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José Raúl Capablanca y Graupera (19 November 1888 – 8 March 1942) was a Cuban chess player who was world chess champion from 1921 to 1927. One of the Greatest Players of all time, he was renowned for his exceptional endgame skill and speed of play. Due to his achievements in the chess world, mastery over the board and his relatively simple style of play he was nicknamed the "Human Chess Machine".
Capablanca became the World Chess Champion in 1921 by beating Emanuel Lasker. He lost the title in 1927 to Alexander Alekhine.
Playing strength and style
Boris Spassky, World Champion from 1969 to 1972, considered Capablanca the best player of all time. Bobby Fischer, who held the title from 1972 to 1975, admired Capablanca's "light touch" and ability to see the right move very quickly. Fischer reported that in the 1950s, older members of the Manhattan Chess Club spoke of Capablanca's performances with awe.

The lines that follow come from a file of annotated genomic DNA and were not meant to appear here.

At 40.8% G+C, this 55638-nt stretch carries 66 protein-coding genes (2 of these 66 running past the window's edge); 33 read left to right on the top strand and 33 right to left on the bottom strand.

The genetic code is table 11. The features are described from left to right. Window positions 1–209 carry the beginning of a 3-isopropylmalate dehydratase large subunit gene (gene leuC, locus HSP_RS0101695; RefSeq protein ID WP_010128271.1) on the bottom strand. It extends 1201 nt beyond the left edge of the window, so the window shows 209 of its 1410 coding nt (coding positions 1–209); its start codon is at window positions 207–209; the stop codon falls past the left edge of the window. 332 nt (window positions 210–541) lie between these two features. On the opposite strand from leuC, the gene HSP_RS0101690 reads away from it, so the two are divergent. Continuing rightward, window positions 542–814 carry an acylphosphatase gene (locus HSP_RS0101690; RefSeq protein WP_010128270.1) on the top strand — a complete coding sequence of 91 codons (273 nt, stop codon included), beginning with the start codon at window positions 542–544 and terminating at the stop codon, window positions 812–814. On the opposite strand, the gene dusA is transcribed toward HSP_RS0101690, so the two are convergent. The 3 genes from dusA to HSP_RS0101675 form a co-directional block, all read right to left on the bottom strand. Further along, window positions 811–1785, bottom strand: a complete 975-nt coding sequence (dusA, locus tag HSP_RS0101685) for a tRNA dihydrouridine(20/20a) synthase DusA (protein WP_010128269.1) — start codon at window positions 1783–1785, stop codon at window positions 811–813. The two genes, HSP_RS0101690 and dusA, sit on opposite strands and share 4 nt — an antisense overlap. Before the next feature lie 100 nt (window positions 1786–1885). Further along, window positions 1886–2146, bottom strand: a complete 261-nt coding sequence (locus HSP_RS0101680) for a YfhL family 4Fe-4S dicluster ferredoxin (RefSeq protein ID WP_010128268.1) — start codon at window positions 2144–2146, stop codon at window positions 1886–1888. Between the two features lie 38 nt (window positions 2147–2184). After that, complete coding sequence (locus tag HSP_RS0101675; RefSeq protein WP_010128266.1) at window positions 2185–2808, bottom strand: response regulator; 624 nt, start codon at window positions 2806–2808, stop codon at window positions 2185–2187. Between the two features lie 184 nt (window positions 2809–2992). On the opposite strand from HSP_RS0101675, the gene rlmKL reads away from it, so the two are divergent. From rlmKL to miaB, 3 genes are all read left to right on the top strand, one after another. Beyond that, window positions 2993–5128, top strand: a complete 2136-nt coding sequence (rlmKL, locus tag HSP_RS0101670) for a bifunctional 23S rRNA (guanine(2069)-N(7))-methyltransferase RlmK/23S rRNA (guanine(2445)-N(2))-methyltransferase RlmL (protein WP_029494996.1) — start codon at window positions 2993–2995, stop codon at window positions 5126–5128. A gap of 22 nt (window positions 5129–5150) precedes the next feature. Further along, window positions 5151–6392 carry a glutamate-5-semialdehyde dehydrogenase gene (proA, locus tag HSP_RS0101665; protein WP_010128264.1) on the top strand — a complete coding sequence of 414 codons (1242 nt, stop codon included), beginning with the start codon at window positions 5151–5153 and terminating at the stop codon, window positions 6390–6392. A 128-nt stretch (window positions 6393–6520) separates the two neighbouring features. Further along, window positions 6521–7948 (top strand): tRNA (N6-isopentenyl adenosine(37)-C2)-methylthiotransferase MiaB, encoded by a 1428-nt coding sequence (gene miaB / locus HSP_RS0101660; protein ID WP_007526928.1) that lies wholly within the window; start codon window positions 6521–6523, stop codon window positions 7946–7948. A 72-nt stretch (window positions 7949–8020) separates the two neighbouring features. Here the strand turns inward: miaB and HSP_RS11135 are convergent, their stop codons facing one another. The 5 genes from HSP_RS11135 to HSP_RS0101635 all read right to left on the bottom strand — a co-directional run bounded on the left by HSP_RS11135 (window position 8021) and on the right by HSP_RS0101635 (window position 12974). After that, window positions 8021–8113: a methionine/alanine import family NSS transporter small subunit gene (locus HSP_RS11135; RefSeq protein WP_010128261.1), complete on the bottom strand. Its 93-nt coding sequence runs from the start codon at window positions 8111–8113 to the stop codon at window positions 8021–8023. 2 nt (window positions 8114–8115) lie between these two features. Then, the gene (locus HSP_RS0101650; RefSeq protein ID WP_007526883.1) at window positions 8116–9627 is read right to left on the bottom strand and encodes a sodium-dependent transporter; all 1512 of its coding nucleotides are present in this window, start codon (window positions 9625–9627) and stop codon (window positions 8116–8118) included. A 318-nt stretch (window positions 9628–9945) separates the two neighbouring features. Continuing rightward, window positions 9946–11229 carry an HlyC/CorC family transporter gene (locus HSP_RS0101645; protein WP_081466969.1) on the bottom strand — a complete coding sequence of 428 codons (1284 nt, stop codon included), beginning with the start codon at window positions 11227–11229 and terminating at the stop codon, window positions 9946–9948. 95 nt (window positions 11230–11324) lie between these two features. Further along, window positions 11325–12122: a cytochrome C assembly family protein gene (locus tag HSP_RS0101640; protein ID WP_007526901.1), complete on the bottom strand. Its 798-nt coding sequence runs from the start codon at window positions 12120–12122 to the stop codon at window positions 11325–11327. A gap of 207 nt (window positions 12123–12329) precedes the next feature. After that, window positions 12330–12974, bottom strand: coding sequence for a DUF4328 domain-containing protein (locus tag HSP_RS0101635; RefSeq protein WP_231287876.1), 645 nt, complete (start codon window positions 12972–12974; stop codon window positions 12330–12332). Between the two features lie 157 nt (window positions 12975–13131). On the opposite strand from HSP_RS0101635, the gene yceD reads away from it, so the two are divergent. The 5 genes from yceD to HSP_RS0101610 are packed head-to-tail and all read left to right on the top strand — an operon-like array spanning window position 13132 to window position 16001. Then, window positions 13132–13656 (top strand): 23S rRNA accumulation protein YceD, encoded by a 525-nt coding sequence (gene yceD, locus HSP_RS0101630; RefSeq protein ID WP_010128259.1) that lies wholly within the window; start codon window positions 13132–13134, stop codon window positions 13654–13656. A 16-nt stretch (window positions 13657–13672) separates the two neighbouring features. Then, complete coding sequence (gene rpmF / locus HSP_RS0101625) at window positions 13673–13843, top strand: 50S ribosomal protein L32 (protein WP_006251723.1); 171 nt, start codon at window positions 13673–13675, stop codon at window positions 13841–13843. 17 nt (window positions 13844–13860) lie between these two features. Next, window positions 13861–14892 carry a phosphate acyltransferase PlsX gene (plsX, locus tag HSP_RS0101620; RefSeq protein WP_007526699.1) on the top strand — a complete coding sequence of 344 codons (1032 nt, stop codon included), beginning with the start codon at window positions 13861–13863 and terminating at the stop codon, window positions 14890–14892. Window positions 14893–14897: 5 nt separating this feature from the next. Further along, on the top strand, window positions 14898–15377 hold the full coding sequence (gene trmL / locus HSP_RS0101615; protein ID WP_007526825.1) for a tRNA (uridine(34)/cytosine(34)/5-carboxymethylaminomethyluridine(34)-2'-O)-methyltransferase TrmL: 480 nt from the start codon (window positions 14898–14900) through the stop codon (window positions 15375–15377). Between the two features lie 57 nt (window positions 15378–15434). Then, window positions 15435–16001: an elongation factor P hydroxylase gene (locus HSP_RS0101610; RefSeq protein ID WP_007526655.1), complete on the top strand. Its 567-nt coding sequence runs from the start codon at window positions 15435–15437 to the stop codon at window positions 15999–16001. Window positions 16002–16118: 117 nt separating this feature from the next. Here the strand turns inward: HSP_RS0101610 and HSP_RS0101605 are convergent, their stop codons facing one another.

Capablanca excelled in simple positions and endgames, and his positional judgment was outstanding, so much so that most attempts to Attack him came to grief without any apparent defensive efforts on his part. However, he could play great tactical chess when necessary – most famously in the 1918 Manhattan Chess Club Championship tournament (in New York) where Marshall sprang a deeply analyzed prepared variation on him, which he refuted while playing under the normal time limit (although ways have since been found to strengthen the Marshall Attack).He was also capable of using aggressive tactical play to drive home a positional advantage, provided he considered it safe and the most efficient way to win, for example against Spielmann in the 1927 New York tournament.